A programming paradigm is a fundamental style of computer programming. Paradigms differ in the concepts and abstractions used to represent the elements of a program and the steps that compose a computation A programming paradigm is a fundamental style of computer programming. (Compare with a...

that treats computation

Computation

Computation is defined as any type of calculation. Also defined as use of computer technology in Information processing.Computation is a process following a well-defined model understood and expressed in an algorithm, protocol, network topology, etc...

as the evaluation of mathematical function

Function (mathematics)

In mathematics, a function associates one quantity, the argument of the function, also known as the input, with another quantity, the value of the function, also known as the output. A function assigns exactly one output to each input. The argument and the value may be real numbers, but they can...

s and avoids state

Program state

One of the key concepts in computer programming is the idea of state, essentially a snapshot of the measure of various conditions in the system. Most programming languages require a considerable amount of state information in order to operate properly - information which is generally hidden from...

and mutable

Immutable object

In object-oriented and functional programming, an immutable object is an object whose state cannot be modified after it is created. This is in contrast to a mutable object, which can be modified after it is created...

data. It emphasizes the application of functions, in contrast to the imperative programming

Imperative programming

In computer science, imperative programming is a programming paradigm that describes computation in terms of statements that change a program state...

style, which emphasizes changes in state. Functional programming has its roots in lambda calculus

Lambda calculus

In mathematical logic and computer science, lambda calculus, also written as λ-calculus, is a formal system for function definition, function application and recursion. The portion of lambda calculus relevant to computation is now called the untyped lambda calculus...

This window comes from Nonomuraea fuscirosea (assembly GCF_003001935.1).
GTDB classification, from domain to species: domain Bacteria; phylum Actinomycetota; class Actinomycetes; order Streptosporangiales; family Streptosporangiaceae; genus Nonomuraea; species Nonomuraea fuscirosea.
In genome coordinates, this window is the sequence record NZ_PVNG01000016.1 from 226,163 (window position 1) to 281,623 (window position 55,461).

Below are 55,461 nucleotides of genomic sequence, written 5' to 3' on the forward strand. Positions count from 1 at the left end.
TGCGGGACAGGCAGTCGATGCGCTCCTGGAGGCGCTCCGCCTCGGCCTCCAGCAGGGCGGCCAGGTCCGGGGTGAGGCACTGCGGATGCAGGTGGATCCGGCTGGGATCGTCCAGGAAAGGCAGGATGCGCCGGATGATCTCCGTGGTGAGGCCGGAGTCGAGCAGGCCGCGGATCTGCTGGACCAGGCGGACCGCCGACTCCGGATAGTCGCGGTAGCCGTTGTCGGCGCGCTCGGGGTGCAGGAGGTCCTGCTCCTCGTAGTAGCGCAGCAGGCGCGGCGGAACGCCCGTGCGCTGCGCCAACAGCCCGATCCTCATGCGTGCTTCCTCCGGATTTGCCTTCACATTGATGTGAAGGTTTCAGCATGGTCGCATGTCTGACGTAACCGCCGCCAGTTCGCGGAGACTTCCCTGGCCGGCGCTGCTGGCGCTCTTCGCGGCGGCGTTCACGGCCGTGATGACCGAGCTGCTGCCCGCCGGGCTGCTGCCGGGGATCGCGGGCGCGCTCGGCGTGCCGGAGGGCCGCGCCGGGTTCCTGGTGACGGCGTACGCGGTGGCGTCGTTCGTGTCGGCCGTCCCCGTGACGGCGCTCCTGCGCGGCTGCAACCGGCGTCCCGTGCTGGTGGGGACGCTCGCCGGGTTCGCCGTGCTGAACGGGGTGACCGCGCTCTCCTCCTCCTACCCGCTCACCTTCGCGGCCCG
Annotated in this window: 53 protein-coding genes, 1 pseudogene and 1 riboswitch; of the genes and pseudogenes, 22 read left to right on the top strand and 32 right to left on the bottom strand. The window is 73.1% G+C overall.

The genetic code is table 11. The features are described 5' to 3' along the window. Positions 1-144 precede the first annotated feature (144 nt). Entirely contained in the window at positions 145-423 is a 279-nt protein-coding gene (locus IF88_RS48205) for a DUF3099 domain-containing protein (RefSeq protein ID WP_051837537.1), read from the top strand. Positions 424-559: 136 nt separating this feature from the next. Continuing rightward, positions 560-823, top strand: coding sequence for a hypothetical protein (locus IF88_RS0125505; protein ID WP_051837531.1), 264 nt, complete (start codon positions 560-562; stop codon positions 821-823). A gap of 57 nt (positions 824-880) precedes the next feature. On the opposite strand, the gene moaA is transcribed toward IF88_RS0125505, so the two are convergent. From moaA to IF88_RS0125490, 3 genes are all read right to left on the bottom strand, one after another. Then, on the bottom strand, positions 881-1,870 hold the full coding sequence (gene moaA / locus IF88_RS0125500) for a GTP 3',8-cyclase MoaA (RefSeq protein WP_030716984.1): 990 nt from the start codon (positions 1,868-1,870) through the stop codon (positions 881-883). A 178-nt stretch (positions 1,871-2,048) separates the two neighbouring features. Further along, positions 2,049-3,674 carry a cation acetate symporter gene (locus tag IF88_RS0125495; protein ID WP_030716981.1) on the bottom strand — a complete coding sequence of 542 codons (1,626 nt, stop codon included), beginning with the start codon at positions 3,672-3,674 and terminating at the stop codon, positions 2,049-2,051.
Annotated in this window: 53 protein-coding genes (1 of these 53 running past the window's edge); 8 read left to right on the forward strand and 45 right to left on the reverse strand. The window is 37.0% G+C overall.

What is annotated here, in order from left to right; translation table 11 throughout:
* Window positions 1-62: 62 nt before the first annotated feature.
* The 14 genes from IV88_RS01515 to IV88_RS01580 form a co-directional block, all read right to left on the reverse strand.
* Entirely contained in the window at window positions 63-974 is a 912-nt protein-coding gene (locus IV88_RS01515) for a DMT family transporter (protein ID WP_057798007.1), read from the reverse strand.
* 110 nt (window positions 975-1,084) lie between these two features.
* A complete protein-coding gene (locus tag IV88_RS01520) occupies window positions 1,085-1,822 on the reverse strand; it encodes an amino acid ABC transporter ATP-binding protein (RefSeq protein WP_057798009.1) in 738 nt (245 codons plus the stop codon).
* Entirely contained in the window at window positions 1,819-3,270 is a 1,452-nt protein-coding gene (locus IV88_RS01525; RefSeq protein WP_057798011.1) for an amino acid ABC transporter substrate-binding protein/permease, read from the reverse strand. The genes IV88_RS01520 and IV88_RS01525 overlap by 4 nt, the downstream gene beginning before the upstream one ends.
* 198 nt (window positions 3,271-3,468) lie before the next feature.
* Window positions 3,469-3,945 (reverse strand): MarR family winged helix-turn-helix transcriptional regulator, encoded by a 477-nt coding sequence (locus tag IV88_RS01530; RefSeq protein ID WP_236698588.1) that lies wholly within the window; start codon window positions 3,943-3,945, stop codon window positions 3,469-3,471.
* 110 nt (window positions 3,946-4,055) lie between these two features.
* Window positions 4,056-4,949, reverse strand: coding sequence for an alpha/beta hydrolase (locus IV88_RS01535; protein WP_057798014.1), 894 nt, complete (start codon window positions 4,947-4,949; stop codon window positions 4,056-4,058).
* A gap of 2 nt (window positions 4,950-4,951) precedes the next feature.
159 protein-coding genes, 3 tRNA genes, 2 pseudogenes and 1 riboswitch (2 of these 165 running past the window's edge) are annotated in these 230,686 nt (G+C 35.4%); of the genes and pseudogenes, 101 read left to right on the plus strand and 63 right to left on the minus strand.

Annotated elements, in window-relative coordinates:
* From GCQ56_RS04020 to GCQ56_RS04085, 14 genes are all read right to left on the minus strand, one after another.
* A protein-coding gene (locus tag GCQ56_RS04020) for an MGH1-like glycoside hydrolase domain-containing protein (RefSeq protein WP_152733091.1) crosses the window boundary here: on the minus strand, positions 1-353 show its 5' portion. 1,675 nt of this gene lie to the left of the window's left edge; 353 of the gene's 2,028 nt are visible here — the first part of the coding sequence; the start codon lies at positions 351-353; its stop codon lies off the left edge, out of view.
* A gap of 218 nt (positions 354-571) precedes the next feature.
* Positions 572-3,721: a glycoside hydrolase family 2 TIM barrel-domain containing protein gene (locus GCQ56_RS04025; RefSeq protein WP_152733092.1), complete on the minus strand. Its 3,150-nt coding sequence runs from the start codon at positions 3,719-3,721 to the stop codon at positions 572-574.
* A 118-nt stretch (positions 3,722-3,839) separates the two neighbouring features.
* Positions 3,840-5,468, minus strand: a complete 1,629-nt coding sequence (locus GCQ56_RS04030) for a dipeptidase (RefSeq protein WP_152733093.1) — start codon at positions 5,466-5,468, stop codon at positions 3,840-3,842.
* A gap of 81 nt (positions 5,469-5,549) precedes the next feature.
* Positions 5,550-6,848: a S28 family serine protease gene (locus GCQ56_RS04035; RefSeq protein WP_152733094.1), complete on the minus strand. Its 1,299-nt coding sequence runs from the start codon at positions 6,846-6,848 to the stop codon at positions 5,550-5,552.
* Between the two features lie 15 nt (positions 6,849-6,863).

, a formal system

Formal system

In formal logic, a formal system consists of a formal language and a set of inference rules, used to derive an expression from one or more other premises that are antecedently supposed or derived . The axioms and rules may be called a deductive apparatus...

developed in the 1930s to investigate function definition, function application, and recursion

Recursion

Recursion is the process of repeating items in a self-similar way. For instance, when the surfaces of two mirrors are exactly parallel with each other the nested images that occur are a form of infinite recursion. The term has a variety of meanings specific to a variety of disciplines ranging from...

. Many functional programming language

Programming language

A programming language is an artificial language designed to communicate instructions to a machine, particularly a computer. Programming languages can be used to create programs that control the behavior of a machine and/or to express algorithms precisely....

s can be viewed as elaborations on the lambda calculus

Lambda calculus

In mathematical logic and computer science, lambda calculus, also written as λ-calculus, is a formal system for function definition, function application and recursion. The portion of lambda calculus relevant to computation is now called the untyped lambda calculus...

.

In practice, the difference between a mathematical function and the notion of a "function" used in imperative programming is that imperative functions can have side effects

Side effect (computer science)

In computer science, a function or expression is said to have a side effect if, in addition to returning a value, it also modifies some state or has an observable interaction with calling functions or the outside world...

, changing the value of program state

Program state

One of the key concepts in computer programming is the idea of state, essentially a snapshot of the measure of various conditions in the system. Most programming languages require a considerable amount of state information in order to operate properly - information which is generally hidden from...